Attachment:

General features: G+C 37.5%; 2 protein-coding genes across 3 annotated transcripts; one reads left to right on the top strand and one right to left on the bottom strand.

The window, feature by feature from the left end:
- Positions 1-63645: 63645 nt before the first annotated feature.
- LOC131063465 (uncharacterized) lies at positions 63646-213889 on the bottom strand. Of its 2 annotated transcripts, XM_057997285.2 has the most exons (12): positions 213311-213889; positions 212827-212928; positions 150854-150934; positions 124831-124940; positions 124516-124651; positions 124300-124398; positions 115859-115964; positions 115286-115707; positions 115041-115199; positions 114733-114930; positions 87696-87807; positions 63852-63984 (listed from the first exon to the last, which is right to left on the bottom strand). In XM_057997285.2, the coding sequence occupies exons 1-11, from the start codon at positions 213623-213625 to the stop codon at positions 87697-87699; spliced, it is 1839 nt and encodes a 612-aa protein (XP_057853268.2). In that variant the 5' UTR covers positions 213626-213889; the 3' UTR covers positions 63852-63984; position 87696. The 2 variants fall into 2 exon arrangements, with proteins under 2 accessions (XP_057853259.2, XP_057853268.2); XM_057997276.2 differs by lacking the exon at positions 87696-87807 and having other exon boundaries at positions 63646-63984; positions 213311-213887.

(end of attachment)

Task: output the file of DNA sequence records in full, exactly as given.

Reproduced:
General features: G+C 37.5%; 2 protein-coding genes across 3 annotated transcripts; one reads left to right on the top strand and one right to left on the bottom strand.

The window, feature by feature from the left end:
- Positions 1-63645: 63645 nt before the first annotated feature.
- LOC131063465 (uncharacterized) lies at positions 63646-213889 on the bottom strand. Of its 2 annotated transcripts, XM_057997285.2 has the most exons (12): positions 213311-213889; positions 212827-212928; positions 150854-150934; positions 124831-124940; positions 124516-124651; positions 124300-124398; positions 115859-115964; positions 115286-115707; positions 115041-115199; positions 114733-114930; positions 87696-87807; positions 63852-63984 (listed from the first exon to the last, which is right to left on the bottom strand). In XM_057997285.2, the coding sequence occupies exons 1-11, from the start codon at positions 213623-213625 to the stop codon at positions 87697-87699; spliced, it is 1839 nt and encodes a 612-aa protein (XP_057853268.2). In that variant the 5' UTR covers positions 213626-213889; the 3' UTR covers positions 63852-63984; position 87696. The 2 variants fall into 2 exon arrangements, with proteins under 2 accessions (XP_057853259.2, XP_057853268.2); XM_057997276.2 differs by lacking the exon at positions 87696-87807 and having other exon boundaries at positions 63646-63984; positions 213311-213887.